But to confirm these findings, we’ll need more science, said Jennifer Nuzzo, an infectious disease expert and senior scholar at the Johns Hopkins Center for Health Security. “We still don’t know to what extent people without symptoms can infect,” she pointed out.
It’s also possible that transmission early in the illness or from asymptomatic people won’t end up being important contributors to the outbreak, said Marion Koopmans, who studies emerging infectious diseases and heads the department of virology at the Erasmus Medical Center in Rotterdam, Netherlands. In most parts of the world where travelers with Covid-19 turned up, she added, the spread of the disease has been contained by only testing people with symptoms. But, she added, “both of these statements can coexist: Asymptomatic shedders could spread the virus, but it probably is not the main driver of this epidemic.”
The virus might spread through feces
Another way viruses can spread is through poop. Think of the norovirus, the extremely contagious bug that can be passed along by ingesting the stool of an infected person, often through food or touching a contaminated surface. This is known as the “fecal-oral” route of disease transmission.
Now there’s some suggestion in the emerging literature that Covid-19 could be passed through exposure to virus-laden feces, too.
In this new paper from the Chinese Center for Disease Control and Prevention, researchers managed to isolate live virus from stool samples of Covid-19 patients. And they’re not the first to find the virus in stool.
As with norovirus, this means the disease could be passed around when there’s less than optimal hygiene. “If true, it would not be surprising,” Morse said. “A number of other coronavirus are excreted from the intestines, and infectious virus can be found in stool.”
That’s why the China CDC recommended taking measures to stop the spread of the virus this way, including:
maintaining environmental health and personal hygiene; drinking boiled water, avoiding raw food consumption, and implementing separate meal systems in epidemic areas; frequently washing hands and disinfecting of surfaces of objects in households, toilets, public places, and transportation vehicles; and disinfecting the excreta and environment of patients in medical facilities to prevent water and food contamination from patients’ stool samples.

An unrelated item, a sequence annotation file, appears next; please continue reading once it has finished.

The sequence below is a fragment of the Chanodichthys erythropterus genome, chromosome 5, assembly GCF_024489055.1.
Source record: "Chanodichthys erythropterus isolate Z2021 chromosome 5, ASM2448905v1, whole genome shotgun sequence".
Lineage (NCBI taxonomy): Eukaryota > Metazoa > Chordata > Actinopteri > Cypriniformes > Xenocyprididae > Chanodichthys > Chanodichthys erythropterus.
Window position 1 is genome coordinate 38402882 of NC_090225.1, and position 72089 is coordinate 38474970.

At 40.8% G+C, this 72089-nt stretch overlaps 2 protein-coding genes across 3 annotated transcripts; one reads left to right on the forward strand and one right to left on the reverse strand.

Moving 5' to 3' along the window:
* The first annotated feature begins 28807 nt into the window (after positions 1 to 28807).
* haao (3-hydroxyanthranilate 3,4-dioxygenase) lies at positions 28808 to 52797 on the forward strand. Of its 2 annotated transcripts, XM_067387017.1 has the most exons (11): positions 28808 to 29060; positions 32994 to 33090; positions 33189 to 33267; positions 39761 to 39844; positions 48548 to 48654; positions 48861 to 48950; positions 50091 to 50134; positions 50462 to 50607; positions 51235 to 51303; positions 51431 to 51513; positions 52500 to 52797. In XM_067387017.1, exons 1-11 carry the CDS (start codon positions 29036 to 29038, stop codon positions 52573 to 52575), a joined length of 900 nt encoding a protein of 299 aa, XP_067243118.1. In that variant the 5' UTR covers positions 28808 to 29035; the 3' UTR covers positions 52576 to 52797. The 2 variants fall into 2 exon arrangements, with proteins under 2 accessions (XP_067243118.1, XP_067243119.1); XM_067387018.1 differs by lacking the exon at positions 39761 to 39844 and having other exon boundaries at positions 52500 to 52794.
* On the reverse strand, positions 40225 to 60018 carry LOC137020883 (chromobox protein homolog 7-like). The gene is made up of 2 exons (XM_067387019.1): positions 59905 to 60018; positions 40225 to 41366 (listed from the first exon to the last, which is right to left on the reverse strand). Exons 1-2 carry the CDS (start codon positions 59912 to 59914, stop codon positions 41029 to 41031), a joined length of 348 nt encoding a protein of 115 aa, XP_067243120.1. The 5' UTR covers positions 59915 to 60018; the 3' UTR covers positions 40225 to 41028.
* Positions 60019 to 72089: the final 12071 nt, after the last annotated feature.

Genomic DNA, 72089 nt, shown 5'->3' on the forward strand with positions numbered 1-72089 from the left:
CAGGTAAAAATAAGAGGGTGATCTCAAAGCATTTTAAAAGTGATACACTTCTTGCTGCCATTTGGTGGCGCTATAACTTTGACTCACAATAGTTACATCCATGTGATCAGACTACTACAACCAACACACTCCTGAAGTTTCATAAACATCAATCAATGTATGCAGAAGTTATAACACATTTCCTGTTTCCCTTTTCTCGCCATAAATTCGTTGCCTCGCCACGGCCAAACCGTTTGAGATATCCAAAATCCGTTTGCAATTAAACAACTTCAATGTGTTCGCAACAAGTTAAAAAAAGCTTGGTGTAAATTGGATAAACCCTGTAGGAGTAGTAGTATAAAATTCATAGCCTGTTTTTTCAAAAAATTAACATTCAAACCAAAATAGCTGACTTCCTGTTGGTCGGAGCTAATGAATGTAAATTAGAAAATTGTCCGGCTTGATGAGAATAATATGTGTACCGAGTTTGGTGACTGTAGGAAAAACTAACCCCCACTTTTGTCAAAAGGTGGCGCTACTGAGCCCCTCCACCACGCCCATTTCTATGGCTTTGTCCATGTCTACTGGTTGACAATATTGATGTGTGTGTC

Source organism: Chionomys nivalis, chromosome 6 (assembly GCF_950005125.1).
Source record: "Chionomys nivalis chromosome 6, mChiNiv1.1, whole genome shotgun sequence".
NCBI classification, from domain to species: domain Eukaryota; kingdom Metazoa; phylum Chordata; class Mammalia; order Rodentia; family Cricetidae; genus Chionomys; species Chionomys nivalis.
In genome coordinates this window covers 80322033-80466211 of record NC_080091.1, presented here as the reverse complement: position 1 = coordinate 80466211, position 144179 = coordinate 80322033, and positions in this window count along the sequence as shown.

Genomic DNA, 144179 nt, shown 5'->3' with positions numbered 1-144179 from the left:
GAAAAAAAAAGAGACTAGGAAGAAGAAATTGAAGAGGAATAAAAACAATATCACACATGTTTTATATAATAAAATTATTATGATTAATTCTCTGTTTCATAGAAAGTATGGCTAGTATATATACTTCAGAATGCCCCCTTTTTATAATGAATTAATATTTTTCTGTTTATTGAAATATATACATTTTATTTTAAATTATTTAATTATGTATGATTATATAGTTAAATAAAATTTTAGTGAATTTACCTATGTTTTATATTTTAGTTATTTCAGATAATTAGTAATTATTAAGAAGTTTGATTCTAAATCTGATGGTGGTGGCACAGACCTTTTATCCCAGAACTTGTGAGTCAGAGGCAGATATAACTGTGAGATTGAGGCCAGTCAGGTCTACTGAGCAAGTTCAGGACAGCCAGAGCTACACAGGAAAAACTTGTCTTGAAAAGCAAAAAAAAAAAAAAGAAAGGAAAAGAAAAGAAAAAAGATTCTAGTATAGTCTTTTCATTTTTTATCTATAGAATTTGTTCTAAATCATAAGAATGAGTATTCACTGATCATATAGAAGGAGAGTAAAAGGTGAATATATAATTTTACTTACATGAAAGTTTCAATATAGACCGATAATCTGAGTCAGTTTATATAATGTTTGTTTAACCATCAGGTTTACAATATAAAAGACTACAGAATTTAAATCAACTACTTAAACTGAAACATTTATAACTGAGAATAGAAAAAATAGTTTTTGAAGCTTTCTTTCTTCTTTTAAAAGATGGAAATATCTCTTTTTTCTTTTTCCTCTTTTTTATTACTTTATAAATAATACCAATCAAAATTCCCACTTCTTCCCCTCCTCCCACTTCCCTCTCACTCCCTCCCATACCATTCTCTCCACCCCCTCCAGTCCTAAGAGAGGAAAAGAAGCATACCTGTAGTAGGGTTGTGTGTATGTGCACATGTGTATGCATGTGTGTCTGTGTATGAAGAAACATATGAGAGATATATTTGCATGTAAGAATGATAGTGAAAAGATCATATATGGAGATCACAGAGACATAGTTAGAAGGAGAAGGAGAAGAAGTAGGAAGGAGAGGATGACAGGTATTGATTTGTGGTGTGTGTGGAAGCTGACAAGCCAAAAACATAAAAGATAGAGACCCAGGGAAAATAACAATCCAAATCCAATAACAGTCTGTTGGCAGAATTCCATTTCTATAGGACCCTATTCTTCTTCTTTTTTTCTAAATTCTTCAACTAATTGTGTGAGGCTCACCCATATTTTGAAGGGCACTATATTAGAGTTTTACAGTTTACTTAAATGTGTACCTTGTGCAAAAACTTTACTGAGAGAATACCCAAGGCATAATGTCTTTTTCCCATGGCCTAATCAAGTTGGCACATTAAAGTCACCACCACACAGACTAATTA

But just because the virus is found in stool doesn’t mean that’s how it’s transmitting. And, again, more research is needed to figure out how important the fecal-oral route is in the spread of this disease.
Airborne transmission: One more thing to watch out for
Poop was also implicated in the first SARS outbreak, when a large housing estate in Hong Kong called Amoy Gardens became ground zero of a public health nightmare. More than 300 people were infected with the disease through yet another viral transmission route: airborne transmission of virus-ridden feces aerosols.
Airborne spread happens when the residue from evaporated, infected droplets gets suspended in the air and indirectly infects those who breathe it in. It’s different from droplet transmission, since droplets are too large to float through the air and need to get sprayed directly on someone’s eye, nose, or mouth in order to infect them.
In the case of Amoy Gardens, researchers learned SARS was capable of going airborne, spreading through the building’s faulty plumbing and ventilation systems to the people who lived on the estate. “The infections [were] officially attributed to faulty toilet traps which were thought to have aerosolized patients’ virus when the toilet was flushed, allowing dispersal of the virus to other residents,” Morse explained. “This has been demonstrated with SARS and MERS and others, and therefore is plausible, although we currently lack good evidence.”
So researchers and doctors are looking into whether the news SARS virus spreads this way — and taking precautions in case it can. Vito Iacoviello, chief of the division of infectious diseases at Mount Auburn Hospital in Cambridge, Massachusetts, and an editor at Dynamed, noted that the US Centers for Disease Control and Prevention is recommending people admitted to hospitals with Covid-19 be put in an airborne isolation room. “That’s the precaution we use for TB, measles, and chickenpox,” he said, and it suggests health officials are preparing for the possibility that this virus is capable of airborne spread.
For now, there’s no good evidence of Covid-19’s airborne transmission. It’s just another thing to watch out for as our understanding of this virus, and how it moves through populations, evolves.